Eden: It’s not unrealistic, it’s countercultural — that’s why it’s exciting! Remember, the people who are going to pick up The Thrill of the Chaste are women who find that premarital sex is not making them happy. If they’re able to admit to themselves that they’re not attaining what they want to attain, then they’re likely to be willing to take a risk in pursuit of their greater goal.
Lopez: What’s your realistic message to young people?
Eden: I don’t recommend my book to teenagers — it’s too mature for them. Besides, there are countless books for them on abstinence, while there is only one for women in their 20s and 30s — mine. But if I had to give them a message, I would tell teenage girls that holding onto their virginity is really holding on to their hope, their optimism, and their wonder. Having premarital sex makes you cynical really quick — and then you find that the kind of man who would make a great husband isn’t attracted to a woman whose sexual experiences have given her a hard shell.
Lopez: You write, “If you come away from this book with only one message, let it be this: ‘Through chastity — and only through chastity — can all the graces that are part of being a woman come to full flower in you’” What do you mean by this?
Eden: I was thinking of Mary when I wrote that — Our Lady of Grace, as she appears on the Miraculous Medal. She is able to shed her spiritual gifts upon us — gifts of love, peace, charity, wisdom, patience — because she sees us as we are and loves us as we are. Chastity takes the veil off your eyes so that you begin to delight in others not for what they can do for you, but simply because they are delightful.
Lopez: You talk a lot about God, the Bible, theologians. Do you have to be religious to get your book?
Eden: No, but it helps. Rachel Kramer Bussel, the Village Voice’s “Lusty Lady” sex columnist, gave my book a great endorsement (which you can see on the Press page of www.thrillofthechaste.com), and she is not particularly religious, as far as I know. If you can stand some God talk, I think there’s plenty in The Thrill of the Chaste that holds up regardless of one’s level of faith.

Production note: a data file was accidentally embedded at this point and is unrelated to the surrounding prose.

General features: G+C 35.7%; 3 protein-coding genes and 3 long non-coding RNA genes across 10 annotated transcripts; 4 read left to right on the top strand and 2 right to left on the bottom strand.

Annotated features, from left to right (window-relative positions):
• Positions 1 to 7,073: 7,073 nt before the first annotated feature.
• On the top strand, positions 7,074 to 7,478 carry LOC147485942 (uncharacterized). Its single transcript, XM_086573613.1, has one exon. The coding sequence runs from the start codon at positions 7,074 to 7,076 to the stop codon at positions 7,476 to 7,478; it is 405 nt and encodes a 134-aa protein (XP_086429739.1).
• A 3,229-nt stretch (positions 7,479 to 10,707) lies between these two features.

Lopez: How did Star Trek make its way into your book?
Eden: As a teenager, I loved the original series. (I haven’t watched it much since, as I haven’t owned a TV since leaving home at 17.) When I was writing my book and trying to think of a way to describe a woman who has no life except to find a boyfriend, I thought of the singlemindedness of Star Trek fanboys.
Lopez: Should we provide an e-mail address for male Star Trek geeks reading who now want to e-mail you?
Eden: Only if they have outside interests a la Jonah Goldberg — and if, unlike him, they are single. They can find my address on the left-hand side of The Dawn Patrol.
Lopez: Speaking of: What do you think of online dating? It seems quite mainstream. Do you blame the life you left behind? Or is it a good thing?
Eden: As I write in The Thrill of the Chaste, I believe that online dating commoditizes romance, encouraging participants to objectify themselves or others. Anytime you’re shopping for a date like you would shop for a car, there’s something wrong. That said, I do have a membership at one dating site — but, in keeping with the advice I give in my book, the site is specifically for people who share my faith and who are seeking a spouse, not swingers seeking “activity pals.”
Lopez: You have a Bob Dylan-inspired YouTube. But do you worry your subtitle is a little more Jermaine Stewart?
Eden: Who is Jermaine Stewart? Under the rules of my “Stump Dawn” game, I am not legally bound to know any song recorded after 1969.
Moving onto TV: Would your version of Sex and the City be sorta boring?
Eden: The real Sex and the City is vomitizing, so I think boring would be an improvement. Mad TV’s Sluts and the City parody was right on the money — “four smart single women in charge of their own lives,” indeed!
Lopez: The Thrill of the Chaste would make a bit of an awkward Christmas gift, wouldn’t it?
Eden: I don’t recommend giving it to Mom or Dad.
<title>The Thrill of the Chaste, by Dawn Eden</title>